Wednesday, October 30, 2013
The Post-Dispatch examination found several recurring problems:
- Police failed to verify the identity of people they arrested, especially those who provided someone else’s name. In almost every wrongful arrest found, police and other officials overlooked a fingerprint report warning that they either had the wrong person or someone who used an alias.
- The protests of those wrongly arrested often were ignored.
- Officials failed to differentiate between the people who gave false names and the people who suffered for it.
- Authorities downplayed the cases where their own mistake caused a wrongful arrest.
- Officials failed to correct errors in records, setting up repeated wrongful arrests and leaving authorities unsure of who they were holding or who committed which past crimes.
Andrea L. Roth (UC Berkeley School of Law) has posted Maryland v. King and the Wonderful, Horrible DNA Revolution in Law Enforcement (Ohio State Journal of Criminal Law, Forthcoming) on SSRN. Here is the abstract:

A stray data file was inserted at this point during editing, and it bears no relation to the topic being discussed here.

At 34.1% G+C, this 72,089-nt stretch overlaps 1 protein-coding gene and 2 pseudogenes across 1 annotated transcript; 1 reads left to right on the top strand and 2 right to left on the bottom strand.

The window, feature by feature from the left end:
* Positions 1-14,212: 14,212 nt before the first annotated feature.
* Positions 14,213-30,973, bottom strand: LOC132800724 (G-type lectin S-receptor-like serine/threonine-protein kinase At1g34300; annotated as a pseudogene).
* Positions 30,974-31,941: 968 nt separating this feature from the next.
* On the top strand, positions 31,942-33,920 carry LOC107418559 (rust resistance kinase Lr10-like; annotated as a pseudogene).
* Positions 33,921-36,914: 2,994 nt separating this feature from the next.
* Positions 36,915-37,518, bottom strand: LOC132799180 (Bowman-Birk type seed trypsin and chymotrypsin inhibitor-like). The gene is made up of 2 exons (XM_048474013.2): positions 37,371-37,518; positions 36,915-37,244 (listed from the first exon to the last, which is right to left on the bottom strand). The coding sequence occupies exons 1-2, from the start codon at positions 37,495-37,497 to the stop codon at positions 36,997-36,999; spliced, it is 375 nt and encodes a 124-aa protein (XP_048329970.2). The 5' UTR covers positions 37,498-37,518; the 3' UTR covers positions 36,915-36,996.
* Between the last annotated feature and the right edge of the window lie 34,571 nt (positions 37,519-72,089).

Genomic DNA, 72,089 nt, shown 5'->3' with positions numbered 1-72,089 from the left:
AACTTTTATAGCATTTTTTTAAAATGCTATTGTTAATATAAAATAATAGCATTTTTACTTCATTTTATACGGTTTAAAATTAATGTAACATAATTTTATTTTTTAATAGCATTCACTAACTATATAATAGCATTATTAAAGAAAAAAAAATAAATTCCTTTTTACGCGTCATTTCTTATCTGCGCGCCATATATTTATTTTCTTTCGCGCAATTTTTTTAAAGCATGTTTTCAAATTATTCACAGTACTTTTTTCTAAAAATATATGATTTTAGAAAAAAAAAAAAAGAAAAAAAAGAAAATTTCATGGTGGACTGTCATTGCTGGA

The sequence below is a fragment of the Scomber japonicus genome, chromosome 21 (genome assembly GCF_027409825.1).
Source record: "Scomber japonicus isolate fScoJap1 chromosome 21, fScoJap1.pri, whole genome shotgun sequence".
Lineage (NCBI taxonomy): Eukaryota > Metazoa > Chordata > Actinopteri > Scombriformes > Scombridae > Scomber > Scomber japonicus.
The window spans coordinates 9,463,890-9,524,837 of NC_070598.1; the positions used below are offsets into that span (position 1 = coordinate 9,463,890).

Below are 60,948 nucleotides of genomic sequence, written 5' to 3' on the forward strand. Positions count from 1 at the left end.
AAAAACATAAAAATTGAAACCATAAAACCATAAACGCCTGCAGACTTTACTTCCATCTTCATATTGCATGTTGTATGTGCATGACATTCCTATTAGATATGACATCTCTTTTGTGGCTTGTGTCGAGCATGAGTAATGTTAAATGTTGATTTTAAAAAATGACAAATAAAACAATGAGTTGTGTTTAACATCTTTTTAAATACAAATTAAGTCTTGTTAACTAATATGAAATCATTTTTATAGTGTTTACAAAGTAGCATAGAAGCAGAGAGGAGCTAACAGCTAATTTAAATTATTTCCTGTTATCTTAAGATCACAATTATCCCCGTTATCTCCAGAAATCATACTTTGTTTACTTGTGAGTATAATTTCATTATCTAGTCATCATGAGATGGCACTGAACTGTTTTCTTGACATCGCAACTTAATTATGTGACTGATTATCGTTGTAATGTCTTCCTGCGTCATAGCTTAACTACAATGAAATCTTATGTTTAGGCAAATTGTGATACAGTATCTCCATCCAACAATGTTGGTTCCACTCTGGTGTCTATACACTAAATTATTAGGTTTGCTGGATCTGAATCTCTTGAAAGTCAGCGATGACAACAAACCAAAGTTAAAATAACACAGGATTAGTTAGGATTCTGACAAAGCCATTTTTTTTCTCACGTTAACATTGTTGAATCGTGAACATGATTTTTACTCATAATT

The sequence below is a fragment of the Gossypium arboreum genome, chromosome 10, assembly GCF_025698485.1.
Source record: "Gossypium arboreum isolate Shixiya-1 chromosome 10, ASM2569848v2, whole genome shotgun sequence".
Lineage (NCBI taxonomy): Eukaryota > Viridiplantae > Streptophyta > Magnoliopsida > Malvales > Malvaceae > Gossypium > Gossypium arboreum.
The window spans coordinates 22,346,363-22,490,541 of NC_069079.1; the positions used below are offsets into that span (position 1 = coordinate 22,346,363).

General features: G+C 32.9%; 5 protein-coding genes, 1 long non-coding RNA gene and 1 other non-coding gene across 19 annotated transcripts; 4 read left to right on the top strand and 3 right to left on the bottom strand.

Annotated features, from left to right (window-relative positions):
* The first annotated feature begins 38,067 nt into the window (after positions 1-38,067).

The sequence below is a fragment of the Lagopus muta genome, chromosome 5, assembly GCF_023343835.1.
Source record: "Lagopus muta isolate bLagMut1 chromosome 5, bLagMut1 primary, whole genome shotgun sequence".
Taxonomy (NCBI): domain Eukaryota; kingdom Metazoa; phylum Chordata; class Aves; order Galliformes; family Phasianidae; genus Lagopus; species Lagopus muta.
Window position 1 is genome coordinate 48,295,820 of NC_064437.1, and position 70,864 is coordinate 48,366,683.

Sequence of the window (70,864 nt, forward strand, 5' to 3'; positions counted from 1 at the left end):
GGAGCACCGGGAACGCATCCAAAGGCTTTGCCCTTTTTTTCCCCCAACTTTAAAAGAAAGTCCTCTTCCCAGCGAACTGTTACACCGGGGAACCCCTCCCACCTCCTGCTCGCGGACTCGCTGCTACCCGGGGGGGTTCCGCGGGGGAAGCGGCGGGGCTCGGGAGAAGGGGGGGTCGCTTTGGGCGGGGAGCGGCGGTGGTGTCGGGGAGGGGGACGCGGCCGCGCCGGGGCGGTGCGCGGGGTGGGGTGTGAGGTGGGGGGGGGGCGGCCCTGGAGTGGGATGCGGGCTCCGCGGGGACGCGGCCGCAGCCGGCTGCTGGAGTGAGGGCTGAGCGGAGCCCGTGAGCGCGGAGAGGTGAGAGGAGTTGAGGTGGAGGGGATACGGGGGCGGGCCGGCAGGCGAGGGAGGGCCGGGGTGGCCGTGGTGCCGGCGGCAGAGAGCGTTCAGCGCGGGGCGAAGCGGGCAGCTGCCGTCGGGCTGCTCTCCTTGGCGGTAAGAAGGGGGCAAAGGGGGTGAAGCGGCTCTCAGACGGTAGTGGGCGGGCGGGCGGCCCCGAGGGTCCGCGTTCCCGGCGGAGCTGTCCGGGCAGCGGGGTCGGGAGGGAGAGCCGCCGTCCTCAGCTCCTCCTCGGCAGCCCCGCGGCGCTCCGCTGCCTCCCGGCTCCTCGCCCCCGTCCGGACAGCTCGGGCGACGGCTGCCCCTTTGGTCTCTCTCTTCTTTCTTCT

In Maryland v. King, the Supreme Court held that a Maryland statute authorizing forced DNA sampling from those arrested for certain serious felonies, for inclusion in Maryland’s offender DNA database, did not violate the Fourth Amendment. At oral argument, Justice Alito declared that King was “perhaps the most important criminal procedure case that this Court has heard in decades.” That statement, while perhaps dramatic, reflects how the DNA revolution has transformed crime solving. We are flooded daily with media reports about unresolved cases cracked by a “cold hit” between DNA from a crime scene and a convicted felon’s DNA database profile. Maryland’s law, which adds the DNA profiles of arrestees of serious crimes to the convicted felon profiles already in the state offender database, is squarely a part of this crime-solving frenzy. One might be forgiven, then, for predicting that an opinion upholding that law would be an unapologetic paean to the crime-solving virtues of DNA databases. Instead, the majority reconceptualizes the law as deploying DNA typing as a “routine booking procedure,” and focuses exclusively on the state’s interest in confirming arrestees’ identities and determining arrestees’ criminal history before making bail decisions.